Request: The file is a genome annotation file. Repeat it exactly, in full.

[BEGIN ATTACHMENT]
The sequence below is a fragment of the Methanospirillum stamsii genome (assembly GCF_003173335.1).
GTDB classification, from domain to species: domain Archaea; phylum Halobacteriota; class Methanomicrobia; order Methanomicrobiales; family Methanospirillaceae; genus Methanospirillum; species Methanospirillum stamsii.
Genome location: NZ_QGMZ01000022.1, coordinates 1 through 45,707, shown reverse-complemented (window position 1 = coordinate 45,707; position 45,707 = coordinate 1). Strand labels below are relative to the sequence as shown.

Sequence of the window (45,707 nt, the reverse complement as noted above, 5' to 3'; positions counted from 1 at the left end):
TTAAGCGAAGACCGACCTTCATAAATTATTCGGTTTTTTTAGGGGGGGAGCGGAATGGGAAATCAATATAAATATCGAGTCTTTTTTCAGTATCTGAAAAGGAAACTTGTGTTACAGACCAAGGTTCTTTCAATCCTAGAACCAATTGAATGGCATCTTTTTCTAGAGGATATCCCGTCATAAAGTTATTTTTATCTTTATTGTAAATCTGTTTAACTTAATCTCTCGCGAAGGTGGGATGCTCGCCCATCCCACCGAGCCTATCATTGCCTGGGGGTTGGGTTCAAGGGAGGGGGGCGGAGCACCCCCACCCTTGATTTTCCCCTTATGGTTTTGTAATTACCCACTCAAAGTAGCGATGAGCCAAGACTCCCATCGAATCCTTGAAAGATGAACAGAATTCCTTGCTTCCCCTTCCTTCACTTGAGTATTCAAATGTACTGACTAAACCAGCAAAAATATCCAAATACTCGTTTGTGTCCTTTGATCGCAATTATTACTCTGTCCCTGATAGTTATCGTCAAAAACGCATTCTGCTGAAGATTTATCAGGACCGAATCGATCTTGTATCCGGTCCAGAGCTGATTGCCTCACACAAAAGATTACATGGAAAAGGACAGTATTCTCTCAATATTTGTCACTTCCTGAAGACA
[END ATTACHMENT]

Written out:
The sequence below is a fragment of the Methanospirillum stamsii genome (assembly GCF_003173335.1).
GTDB classification, from domain to species: domain Archaea; phylum Halobacteriota; class Methanomicrobia; order Methanomicrobiales; family Methanospirillaceae; genus Methanospirillum; species Methanospirillum stamsii.
Genome location: NZ_QGMZ01000022.1, coordinates 1 through 45,707, shown reverse-complemented (window position 1 = coordinate 45,707; position 45,707 = coordinate 1). Strand labels below are relative to the sequence as shown.

Sequence of the window (45,707 nt, the reverse complement as noted above, 5' to 3'; positions counted from 1 at the left end):
TTAAGCGAAGACCGACCTTCATAAATTATTCGGTTTTTTTAGGGGGGGAGCGGAATGGGAAATCAATATAAATATCGAGTCTTTTTTCAGTATCTGAAAAGGAAACTTGTGTTACAGACCAAGGTTCTTTCAATCCTAGAACCAATTGAATGGCATCTTTTTCTAGAGGATATCCCGTCATAAAGTTATTTTTATCTTTATTGTAAATCTGTTTAACTTAATCTCTCGCGAAGGTGGGATGCTCGCCCATCCCACCGAGCCTATCATTGCCTGGGGGTTGGGTTCAAGGGAGGGGGGCGGAGCACCCCCACCCTTGATTTTCCCCTTATGGTTTTGTAATTACCCACTCAAAGTAGCGATGAGCCAAGACTCCCATCGAATCCTTGAAAGATGAACAGAATTCCTTGCTTCCCCTTCCTTCACTTGAGTATTCAAATGTACTGACTAAACCAGCAAAAATATCCAAATACTCGTTTGTGTCCTTTGATCGCAATTATTACTCTGTCCCTGATAGTTATCGTCAAAAACGCATTCTGCTGAAGATTTATCAGGACCGAATCGATCTTGTATCCGGTCCAGAGCTGATTGCCTCACACAAAAGATTACATGGAAAAGGACAGTATTCTCTCAATATTTGTCACTTCCTGAAGACA